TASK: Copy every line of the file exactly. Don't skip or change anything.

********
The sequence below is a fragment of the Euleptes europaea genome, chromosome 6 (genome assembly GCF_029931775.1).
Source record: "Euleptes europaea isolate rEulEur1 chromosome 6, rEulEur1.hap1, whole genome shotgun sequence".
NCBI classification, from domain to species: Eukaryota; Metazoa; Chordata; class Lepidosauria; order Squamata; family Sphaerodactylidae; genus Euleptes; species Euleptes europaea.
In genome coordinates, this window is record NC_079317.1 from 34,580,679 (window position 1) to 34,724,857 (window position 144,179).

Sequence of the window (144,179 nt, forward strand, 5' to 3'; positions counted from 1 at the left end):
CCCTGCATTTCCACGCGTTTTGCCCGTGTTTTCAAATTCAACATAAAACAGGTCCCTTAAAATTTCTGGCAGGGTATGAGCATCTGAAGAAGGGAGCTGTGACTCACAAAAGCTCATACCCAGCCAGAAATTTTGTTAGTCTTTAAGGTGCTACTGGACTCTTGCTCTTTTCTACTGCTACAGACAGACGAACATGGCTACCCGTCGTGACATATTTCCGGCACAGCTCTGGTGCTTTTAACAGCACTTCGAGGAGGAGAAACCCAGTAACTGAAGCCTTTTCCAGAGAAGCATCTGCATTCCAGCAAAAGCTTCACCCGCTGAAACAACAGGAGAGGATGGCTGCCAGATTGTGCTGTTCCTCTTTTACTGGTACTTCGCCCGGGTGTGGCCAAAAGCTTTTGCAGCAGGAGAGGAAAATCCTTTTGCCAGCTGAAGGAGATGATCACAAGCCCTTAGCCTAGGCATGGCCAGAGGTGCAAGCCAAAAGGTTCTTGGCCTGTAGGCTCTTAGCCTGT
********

The sequence below is a fragment of the Euleptes europaea genome, chromosome 6 (genome assembly GCF_029931775.1).
Source record: "Euleptes europaea isolate rEulEur1 chromosome 6, rEulEur1.hap1, whole genome shotgun sequence".
NCBI classification, from domain to species: Eukaryota; Metazoa; Chordata; class Lepidosauria; order Squamata; family Sphaerodactylidae; genus Euleptes; species Euleptes europaea.
In genome coordinates, this window is record NC_079317.1 from 34,580,679 (window position 1) to 34,724,857 (window position 144,179).

Sequence of the window (144,179 nt, forward strand, 5' to 3'; positions counted from 1 at the left end):
CCCTGCATTTCCACGCGTTTTGCCCGTGTTTTCAAATTCAACATAAAACAGGTCCCTTAAAATTTCTGGCAGGGTATGAGCATCTGAAGAAGGGAGCTGTGACTCACAAAAGCTCATACCCAGCCAGAAATTTTGTTAGTCTTTAAGGTGCTACTGGACTCTTGCTCTTTTCTACTGCTACAGACAGACGAACATGGCTACCCGTCGTGACATATTTCCGGCACAGCTCTGGTGCTTTTAACAGCACTTCGAGGAGGAGAAACCCAGTAACTGAAGCCTTTTCCAGAGAAGCATCTGCATTCCAGCAAAAGCTTCACCCGCTGAAACAACAGGAGAGGATGGCTGCCAGATTGTGCTGTTCCTCTTTTACTGGTACTTCGCCCGGGTGTGGCCAAAAGCTTTTGCAGCAGGAGAGGAAAATCCTTTTGCCAGCTGAAGGAGATGATCACAAGCCCTTAGCCTAGGCATGGCCAGAGGTGCAAGCCAAAAGGTTCTTGGCCTGTAGGCTCTTAGCCTGT